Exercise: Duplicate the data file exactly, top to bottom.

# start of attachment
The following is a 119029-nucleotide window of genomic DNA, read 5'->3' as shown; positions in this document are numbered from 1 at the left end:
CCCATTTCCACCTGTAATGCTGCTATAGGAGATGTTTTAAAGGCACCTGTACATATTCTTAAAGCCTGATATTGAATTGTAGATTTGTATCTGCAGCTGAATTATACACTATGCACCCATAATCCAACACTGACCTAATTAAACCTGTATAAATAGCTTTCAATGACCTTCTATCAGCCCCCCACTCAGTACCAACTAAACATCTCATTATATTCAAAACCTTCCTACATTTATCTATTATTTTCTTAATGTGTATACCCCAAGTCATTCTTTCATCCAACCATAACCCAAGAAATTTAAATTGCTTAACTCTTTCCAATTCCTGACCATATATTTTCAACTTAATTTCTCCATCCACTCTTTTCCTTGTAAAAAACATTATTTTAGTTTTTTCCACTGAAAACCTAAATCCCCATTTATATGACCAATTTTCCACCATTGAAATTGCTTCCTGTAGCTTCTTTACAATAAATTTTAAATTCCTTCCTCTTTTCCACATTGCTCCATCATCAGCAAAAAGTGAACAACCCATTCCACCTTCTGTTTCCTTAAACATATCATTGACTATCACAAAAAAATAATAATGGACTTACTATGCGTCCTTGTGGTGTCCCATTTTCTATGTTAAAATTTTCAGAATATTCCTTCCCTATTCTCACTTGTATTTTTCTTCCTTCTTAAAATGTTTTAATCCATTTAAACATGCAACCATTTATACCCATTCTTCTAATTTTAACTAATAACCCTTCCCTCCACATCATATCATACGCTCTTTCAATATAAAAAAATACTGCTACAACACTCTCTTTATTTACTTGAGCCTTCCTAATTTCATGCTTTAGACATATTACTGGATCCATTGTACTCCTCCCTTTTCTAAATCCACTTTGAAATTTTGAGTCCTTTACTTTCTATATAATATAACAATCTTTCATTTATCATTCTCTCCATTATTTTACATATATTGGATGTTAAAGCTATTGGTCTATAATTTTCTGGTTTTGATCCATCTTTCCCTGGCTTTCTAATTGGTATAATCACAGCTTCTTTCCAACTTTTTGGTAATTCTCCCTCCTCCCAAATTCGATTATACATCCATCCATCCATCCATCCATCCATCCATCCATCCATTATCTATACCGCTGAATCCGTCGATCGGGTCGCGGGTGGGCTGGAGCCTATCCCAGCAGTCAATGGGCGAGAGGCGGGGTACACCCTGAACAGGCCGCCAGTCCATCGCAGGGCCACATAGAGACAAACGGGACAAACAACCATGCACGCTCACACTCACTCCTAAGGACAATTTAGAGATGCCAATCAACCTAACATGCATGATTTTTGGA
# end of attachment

The following is a 119029-nucleotide window of genomic DNA, read 5'->3' as shown; positions in this document are numbered from 1 at the left end:
CCCATTTCCACCTGTAATGCTGCTATAGGAGATGTTTTAAAGGCACCTGTACATATTCTTAAAGCCTGATATTGAATTGTAGATTTGTATCTGCAGCTGAATTATACACTATGCACCCATAATCCAACACTGACCTAATTAAACCTGTATAAATAGCTTTCAATGACCTTCTATCAGCCCCCCACTCAGTACCAACTAAACATCTCATTATATTCAAAACCTTCCTACATTTATCTATTATTTTCTTAATGTGTATACCCCAAGTCATTCTTTCATCCAACCATAACCCAAGAAATTTAAATTGCTTAACTCTTTCCAATTCCTGACCATATATTTTCAACTTAATTTCTCCATCCACTCTTTTCCTTGTAAAAAACATTATTTTAGTTTTTTCCACTGAAAACCTAAATCCCCATTTATATGACCAATTTTCCACCATTGAAATTGCTTCCTGTAGCTTCTTTACAATAAATTTTAAATTCCTTCCTCTTTTCCACATTGCTCCATCATCAGCAAAAAGTGAACAACCCATTCCACCTTCTGTTTCCTTAAACATATCATTGACTATCACAAAAAAATAATAATGGACTTACTATGCGTCCTTGTGGTGTCCCATTTTCTATGTTAAAATTTTCAGAATATTCCTTCCCTATTCTCACTTGTATTTTTCTTCCTTCTTAAAATGTTTTAATCCATTTAAACATGCAACCATTTATACCCATTCTTCTAATTTTAACTAATAACCCTTCCCTCCACATCATATCATACGCTCTTTCAATATAAAAAAATACTGCTACAACACTCTCTTTATTTACTTGAGCCTTCCTAATTTCATGCTTTAGACATATTACTGGATCCATTGTACTCCTCCCTTTTCTAAATCCACTTTGAAATTTTGAGTCCTTTACTTTCTATATAATATAACAATCTTTCATTTATCATTCTCTCCATTATTTTACATATATTGGATGTTAAAGCTATTGGTCTATAATTTTCTGGTTTTGATCCATCTTTCCCTGGCTTTCTAATTGGTATAATCACAGCTTCTTTCCAACTTTTTGGTAATTCTCCCTCCTCCCAAATTCGATTATACATCCATCCATCCATCCATCCATCCATCCATCCATCCATTATCTATACCGCTGAATCCGTCGATCGGGTCGCGGGTGGGCTGGAGCCTATCCCAGCAGTCAATGGGCGAGAGGCGGGGTACACCCTGAACAGGCCGCCAGTCCATCGCAGGGCCACATAGAGACAAACGGGACAAACAACCATGCACGCTCACACTCACTCCTAAGGACAATTTAGAGATGCCAATCAACCTAACATGCATGATTTTTGGA